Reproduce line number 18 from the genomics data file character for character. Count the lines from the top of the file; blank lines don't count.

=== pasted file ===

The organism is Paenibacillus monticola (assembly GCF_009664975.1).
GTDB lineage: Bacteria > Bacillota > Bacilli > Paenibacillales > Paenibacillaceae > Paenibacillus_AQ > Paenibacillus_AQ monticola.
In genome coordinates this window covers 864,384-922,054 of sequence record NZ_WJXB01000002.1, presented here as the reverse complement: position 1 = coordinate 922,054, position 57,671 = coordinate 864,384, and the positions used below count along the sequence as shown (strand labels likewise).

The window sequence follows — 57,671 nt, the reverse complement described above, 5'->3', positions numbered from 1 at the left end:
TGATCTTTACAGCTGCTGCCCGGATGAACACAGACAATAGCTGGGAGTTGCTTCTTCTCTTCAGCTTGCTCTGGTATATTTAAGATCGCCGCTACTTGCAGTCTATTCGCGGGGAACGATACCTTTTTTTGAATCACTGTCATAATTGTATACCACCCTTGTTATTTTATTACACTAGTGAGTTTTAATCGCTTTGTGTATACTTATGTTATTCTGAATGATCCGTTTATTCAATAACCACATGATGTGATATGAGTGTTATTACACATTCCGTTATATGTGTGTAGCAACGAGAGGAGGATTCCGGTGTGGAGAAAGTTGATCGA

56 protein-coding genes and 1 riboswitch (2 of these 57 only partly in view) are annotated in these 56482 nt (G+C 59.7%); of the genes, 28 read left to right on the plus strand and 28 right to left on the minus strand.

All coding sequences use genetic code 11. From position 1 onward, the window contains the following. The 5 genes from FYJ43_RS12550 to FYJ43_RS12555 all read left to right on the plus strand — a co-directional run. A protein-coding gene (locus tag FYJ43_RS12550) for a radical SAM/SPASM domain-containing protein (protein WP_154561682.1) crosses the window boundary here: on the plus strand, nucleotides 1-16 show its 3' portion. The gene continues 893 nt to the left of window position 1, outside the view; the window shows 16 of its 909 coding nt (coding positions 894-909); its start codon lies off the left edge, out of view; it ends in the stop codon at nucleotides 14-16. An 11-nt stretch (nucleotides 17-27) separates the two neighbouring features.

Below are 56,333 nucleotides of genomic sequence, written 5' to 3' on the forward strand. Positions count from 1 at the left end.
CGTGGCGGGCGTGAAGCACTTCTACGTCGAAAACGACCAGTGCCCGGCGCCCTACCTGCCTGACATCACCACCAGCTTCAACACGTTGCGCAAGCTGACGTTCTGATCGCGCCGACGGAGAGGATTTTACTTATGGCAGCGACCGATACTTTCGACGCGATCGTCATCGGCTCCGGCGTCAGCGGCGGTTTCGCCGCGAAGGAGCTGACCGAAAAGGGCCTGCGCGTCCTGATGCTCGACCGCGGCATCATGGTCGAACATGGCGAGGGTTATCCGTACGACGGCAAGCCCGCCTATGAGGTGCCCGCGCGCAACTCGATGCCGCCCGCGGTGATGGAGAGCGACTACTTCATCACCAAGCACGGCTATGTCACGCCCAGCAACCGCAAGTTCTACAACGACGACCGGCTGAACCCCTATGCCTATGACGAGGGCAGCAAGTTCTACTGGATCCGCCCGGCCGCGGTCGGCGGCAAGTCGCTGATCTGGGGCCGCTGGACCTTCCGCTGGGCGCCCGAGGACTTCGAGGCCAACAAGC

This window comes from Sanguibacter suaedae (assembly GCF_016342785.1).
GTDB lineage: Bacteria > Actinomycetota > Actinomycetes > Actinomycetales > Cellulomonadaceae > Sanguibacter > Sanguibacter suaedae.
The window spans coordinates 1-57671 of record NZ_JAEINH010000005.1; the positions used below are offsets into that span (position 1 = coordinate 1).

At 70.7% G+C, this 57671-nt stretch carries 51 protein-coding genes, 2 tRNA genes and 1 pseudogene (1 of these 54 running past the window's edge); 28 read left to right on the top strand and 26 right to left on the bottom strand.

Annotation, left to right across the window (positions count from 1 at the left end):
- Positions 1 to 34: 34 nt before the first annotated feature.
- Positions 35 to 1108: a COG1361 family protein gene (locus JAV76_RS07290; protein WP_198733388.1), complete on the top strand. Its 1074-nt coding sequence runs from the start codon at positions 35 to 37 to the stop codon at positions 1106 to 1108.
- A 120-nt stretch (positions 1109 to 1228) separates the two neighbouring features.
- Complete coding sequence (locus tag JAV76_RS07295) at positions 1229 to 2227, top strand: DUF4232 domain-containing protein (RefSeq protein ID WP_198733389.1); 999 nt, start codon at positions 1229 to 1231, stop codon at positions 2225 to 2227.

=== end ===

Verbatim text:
- Complete coding sequence (locus tag JAV76_RS07295) at positions 1229 to 2227, top strand: DUF4232 domain-containing protein (RefSeq protein ID WP_198733389.1); 999 nt, start codon at positions 1229 to 1231, stop codon at positions 2225 to 2227.